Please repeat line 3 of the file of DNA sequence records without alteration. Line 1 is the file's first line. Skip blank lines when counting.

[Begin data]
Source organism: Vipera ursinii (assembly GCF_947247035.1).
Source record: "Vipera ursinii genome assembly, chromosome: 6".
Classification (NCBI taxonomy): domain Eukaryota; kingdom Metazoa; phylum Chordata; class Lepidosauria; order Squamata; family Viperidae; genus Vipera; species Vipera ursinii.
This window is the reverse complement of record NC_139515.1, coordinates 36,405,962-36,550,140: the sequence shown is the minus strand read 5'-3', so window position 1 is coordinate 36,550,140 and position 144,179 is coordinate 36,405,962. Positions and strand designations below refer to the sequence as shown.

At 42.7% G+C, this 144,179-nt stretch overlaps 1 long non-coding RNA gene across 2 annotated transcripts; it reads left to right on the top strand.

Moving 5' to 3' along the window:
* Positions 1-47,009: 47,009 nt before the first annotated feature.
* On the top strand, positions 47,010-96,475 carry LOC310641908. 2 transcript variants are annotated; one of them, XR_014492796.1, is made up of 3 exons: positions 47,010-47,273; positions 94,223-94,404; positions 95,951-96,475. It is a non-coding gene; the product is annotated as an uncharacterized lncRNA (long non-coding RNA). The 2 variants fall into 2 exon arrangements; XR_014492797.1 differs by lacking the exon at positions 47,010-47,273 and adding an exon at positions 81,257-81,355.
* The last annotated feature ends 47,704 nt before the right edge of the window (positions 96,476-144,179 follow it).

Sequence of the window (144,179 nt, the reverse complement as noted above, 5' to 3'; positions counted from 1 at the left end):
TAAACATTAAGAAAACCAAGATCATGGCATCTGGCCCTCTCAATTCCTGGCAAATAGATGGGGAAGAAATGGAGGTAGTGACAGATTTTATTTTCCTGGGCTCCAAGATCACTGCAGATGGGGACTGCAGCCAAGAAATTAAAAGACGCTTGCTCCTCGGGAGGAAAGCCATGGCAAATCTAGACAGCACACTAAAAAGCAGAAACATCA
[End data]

Classification (NCBI taxonomy): domain Eukaryota; kingdom Metazoa; phylum Chordata; class Lepidosauria; order Squamata; family Viperidae; genus Vipera; species Vipera ursinii.